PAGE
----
President Trump said Friday morning that the protesters cornering senators in elevators on Capitol Hill to oppose the confirmation of Supreme Court nominee Brett Kavanaugh are paid professionals meant to make lawmakers look bad, as proven by their “professionally made identical signs.”

“The very rude elevator screamers are paid professionals only looking to make Senators look bad. Don’t fall for it!” Trump posted to Twitter Friday morning. “Also, look at all of the professionally made identical signs. Paid for by Soros and others. These are not signs made in the basement from love! #Troublemakers”

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Trump claimed the protesters are being paid by George Soros, among others, in what was his first Twitter reference to the billionaire investor.

Trump's tweet came after Senate Judiciary Committee Chairman Chuck Grassley, R-Iowa mentioned Soros earlier in the day in an appearance on Fox Business.

Asked by host Maria Bartiromo about the possibility that Soros-funded organizations were paying the protesters, Grassley replied that he is inclined to believe it’s true.

"I have heard so many people believe that. I tend to believe it," Grassley said. “I believe it fits into his attack mold that he has, and how he uses his billions and billions of resources.”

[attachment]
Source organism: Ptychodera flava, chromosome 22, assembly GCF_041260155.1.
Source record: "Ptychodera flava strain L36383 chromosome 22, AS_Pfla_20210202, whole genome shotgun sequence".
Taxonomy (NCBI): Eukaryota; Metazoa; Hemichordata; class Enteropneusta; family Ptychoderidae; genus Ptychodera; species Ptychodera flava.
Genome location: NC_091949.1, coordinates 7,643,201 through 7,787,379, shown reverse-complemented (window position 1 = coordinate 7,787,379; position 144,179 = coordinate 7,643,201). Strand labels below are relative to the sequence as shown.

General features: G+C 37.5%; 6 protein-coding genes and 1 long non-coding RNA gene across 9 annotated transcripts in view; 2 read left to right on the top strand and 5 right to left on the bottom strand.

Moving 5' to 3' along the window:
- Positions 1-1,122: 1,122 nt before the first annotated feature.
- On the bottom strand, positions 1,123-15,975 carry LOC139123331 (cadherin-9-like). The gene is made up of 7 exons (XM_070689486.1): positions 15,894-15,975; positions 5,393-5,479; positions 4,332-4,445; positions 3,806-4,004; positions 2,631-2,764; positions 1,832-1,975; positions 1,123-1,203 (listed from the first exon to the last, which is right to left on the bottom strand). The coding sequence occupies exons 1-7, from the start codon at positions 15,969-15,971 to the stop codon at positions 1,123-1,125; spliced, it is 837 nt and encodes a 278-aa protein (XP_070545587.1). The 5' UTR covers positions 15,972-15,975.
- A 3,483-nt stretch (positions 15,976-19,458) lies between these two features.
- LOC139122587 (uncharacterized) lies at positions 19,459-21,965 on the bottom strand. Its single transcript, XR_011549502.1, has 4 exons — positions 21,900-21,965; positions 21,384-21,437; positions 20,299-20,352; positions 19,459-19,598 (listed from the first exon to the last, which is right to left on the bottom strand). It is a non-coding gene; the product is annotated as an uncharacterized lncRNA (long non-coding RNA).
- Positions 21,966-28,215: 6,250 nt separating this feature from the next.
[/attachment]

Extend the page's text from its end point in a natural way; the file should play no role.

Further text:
[More: Orrin Hatch ignites anti-Kavanaugh protester anger with 'grow up' comment]

Grassley said some lawmakers have promoted this “incivility in American society,” by advocating for people to get in the face of members of the cabinet when they disagree with them.

Protests descended on Capitol Hill throughout the confirmation process of Supreme Court nominee Brett Kavanaugh after women went public with sexual assault allegations against him.

Several have made their way into elevators with senators to voice their disapproval of Kavanaugh and share their personal experiences with sexual assault.

Ford and Kavanaugh testified before the Senate Judiciary Committee last Thursday and the panel voted along party lines last Friday to recommend Kavanaugh’s confirmation to the Senate floor.

Senate Majority Leader Mitch McConnell, R-Ky., scheduled a vote to end debate on Kavanaugh's nomination for Friday morning, with a final confirmation vote eyed for Saturday or Sunday.